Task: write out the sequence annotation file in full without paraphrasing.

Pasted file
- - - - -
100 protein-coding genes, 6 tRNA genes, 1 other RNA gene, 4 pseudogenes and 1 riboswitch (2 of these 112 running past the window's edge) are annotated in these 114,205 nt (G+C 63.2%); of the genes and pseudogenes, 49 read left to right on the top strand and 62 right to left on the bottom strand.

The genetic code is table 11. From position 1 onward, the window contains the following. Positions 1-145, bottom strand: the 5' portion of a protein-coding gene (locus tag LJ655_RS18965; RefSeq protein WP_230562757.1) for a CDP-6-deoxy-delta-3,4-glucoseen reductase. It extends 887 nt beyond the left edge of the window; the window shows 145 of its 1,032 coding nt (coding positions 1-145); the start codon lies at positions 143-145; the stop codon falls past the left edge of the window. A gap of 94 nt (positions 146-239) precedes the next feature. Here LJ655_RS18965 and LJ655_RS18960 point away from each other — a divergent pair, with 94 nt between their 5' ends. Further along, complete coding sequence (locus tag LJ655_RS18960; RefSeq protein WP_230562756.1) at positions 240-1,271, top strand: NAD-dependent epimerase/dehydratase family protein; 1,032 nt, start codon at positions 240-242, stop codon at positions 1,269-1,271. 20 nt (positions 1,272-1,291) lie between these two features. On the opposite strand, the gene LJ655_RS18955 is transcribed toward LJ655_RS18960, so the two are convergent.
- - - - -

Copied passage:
100 protein-coding genes, 6 tRNA genes, 1 other RNA gene, 4 pseudogenes and 1 riboswitch (2 of these 112 running past the window's edge) are annotated in these 114,205 nt (G+C 63.2%); of the genes and pseudogenes, 49 read left to right on the top strand and 62 right to left on the bottom strand.

The genetic code is table 11. From position 1 onward, the window contains the following. Positions 1-145, bottom strand: the 5' portion of a protein-coding gene (locus tag LJ655_RS18965; RefSeq protein WP_230562757.1) for a CDP-6-deoxy-delta-3,4-glucoseen reductase. It extends 887 nt beyond the left edge of the window; the window shows 145 of its 1,032 coding nt (coding positions 1-145); the start codon lies at positions 143-145; the stop codon falls past the left edge of the window. A gap of 94 nt (positions 146-239) precedes the next feature. Here LJ655_RS18965 and LJ655_RS18960 point away from each other — a divergent pair, with 94 nt between their 5' ends. Further along, complete coding sequence (locus tag LJ655_RS18960; RefSeq protein WP_230562756.1) at positions 240-1,271, top strand: NAD-dependent epimerase/dehydratase family protein; 1,032 nt, start codon at positions 240-242, stop codon at positions 1,269-1,271. 20 nt (positions 1,272-1,291) lie between these two features. On the opposite strand, the gene LJ655_RS18955 is transcribed toward LJ655_RS18960, so the two are convergent.